Money can often cause arguments in a relationship. It’s a tricky thing to talk about.
Sometimes our emotions get the better of us, and we end up exploding about money matters. A yelling match ensues which no one ever wins leading to days, maybe even weeks, of bickering.
So how do you go about talking to your spouse about money without fighting?
We have the answer for you.
In this post, we’ll share an 8-step plan to have productive money talks with your partner that don’t end in bitter arguments.
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How To Talk To Your Spouse About Money Without Fighting
1. Schedule a money talk with your partner
When you want to talk about your finances, make it a point to tell your partner beforehand and schedule a time that works for both of you.
The last thing you want is to spring it on your partner after a long day at work! If they’ve had a rough day, the odds are the conversation may not go so well.
Give your partner a heads up so both of you can be mentally prepared for a conversation about money.
If you have kids, you could schedule this talk after their bedtime, or perhaps over the weekend when they have other activities planned.
If this is your first conversation about money with your partner, don’t expect to figure everything out in one seating.
Put aside one or two hours to get the ball rolling, but be prepared to schedule future talks to nail down the nitty-gritty details of your financial plan.
2. Share your goals and views on money
If it’s your first money talk with your partner, start with the important fundamentals.
Take turns talking about your vision for the future. Here are a few questions you can discuss:
What kind of lifestyle do you wish to have?
How long do you want to work for?
How do you imagine life after retirement?
Answering these questions allows you to better understand each other’s financial goals.
It’s also important to talk about your views on money. Couples often fight when they have different money styles.
For example, you may be a saver whereas your partner may be a spender. Arguments may arise because you have differing views on how money should be handled.
Understanding your partner’s money style and their point of view is vital for creating a shared money system that works for both of you.
Here are some questions to better understand your partner’s view on money:
How was money managed in your household growing up?
When it comes to money, do you prioritize your current or future happiness? Why?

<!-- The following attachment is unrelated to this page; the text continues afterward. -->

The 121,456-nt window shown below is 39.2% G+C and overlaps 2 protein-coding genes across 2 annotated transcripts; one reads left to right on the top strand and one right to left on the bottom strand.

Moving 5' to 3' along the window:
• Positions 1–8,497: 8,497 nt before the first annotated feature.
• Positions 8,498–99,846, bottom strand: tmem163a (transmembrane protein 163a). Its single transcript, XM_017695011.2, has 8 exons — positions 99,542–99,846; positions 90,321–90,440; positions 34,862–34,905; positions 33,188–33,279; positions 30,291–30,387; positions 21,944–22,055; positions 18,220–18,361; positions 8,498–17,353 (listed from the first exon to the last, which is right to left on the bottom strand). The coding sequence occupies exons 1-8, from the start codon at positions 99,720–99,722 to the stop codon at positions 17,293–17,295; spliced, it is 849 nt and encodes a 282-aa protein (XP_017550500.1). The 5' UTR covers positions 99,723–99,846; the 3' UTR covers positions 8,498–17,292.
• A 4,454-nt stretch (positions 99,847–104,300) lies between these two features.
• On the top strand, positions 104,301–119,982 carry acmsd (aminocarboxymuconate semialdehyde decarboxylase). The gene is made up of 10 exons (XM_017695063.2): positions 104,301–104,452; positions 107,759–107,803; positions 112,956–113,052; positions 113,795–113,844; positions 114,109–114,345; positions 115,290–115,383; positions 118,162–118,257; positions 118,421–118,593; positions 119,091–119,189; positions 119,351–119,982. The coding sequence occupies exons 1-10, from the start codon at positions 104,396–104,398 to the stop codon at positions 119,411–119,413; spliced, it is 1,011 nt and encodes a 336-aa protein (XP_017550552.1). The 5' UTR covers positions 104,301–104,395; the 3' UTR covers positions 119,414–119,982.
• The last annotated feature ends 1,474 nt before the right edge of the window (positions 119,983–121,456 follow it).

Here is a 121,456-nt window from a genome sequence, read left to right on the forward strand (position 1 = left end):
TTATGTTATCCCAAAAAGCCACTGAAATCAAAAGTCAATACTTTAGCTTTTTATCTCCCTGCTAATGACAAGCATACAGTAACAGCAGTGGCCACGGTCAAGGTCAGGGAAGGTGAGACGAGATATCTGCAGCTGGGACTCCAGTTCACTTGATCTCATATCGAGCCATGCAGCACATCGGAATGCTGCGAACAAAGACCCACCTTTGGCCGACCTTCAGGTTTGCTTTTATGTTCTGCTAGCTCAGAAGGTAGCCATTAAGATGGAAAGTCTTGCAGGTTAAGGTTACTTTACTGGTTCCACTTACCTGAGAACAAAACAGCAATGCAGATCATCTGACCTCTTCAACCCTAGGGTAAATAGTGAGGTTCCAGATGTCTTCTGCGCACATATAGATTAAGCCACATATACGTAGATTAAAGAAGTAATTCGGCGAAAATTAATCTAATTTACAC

How much do you spend? How much do you save?
Are you satisfied with your approach to money? Do you feel there’s any room for improvement?
The key here is to avoid judgment. Your partner may have a completely different approach to money, but you must respect their point of view.
Once people sense that you disapprove or look down on their ways, it’s only natural to get defensive and trigger an argument.
Focus on understanding what’s important for your partner, and communicate what’s important to you. Once you’re both clear on this, you can take the next step.
3. Review your current financial situation
This is the number-crunching phase of your money talk.
It’s time to look through bank and credit card statements, and write down your monthly income and expenses, current savings, and total debt.
The point of this exercise isn’t to assign blame. Avoid using words like ‘you’ or ‘your’. It’s not your student loans, or your credit card debt. It’s ours.
I know this sounds cheesy, but it’s important. When you start off a conversation by saying, “Alright, let’s figure out how we’re going to pay off your student loans,” it sounds like you’re assigning blame.
Pointing fingers isn’t going to change your financial situation. The only way to do that is to work together as a team.
Once you get an overview of your finances, identify what areas require your immediate attention. If you have high-interest debt, your priority should be paying off that debt.
4. Create short-term and long-term financial goals
Next, it’s time to create shared goals that you can work towards together.
Start off with short-term goals, or things you want to accomplish in the next year.
This could include things like paying off your credit card debt, saving your first $1000, or saving up for a holiday.
Also, think about your long-term goals, or things that you want to accomplish over a longer time frame, say in the next 10 to 15 years. This includes buying a house and building a nest egg.
Write your goals down clearly. Don’t just put down ‘Pay off credit card debt’. Make sure to be specific. Include how much you want to pay off and by when.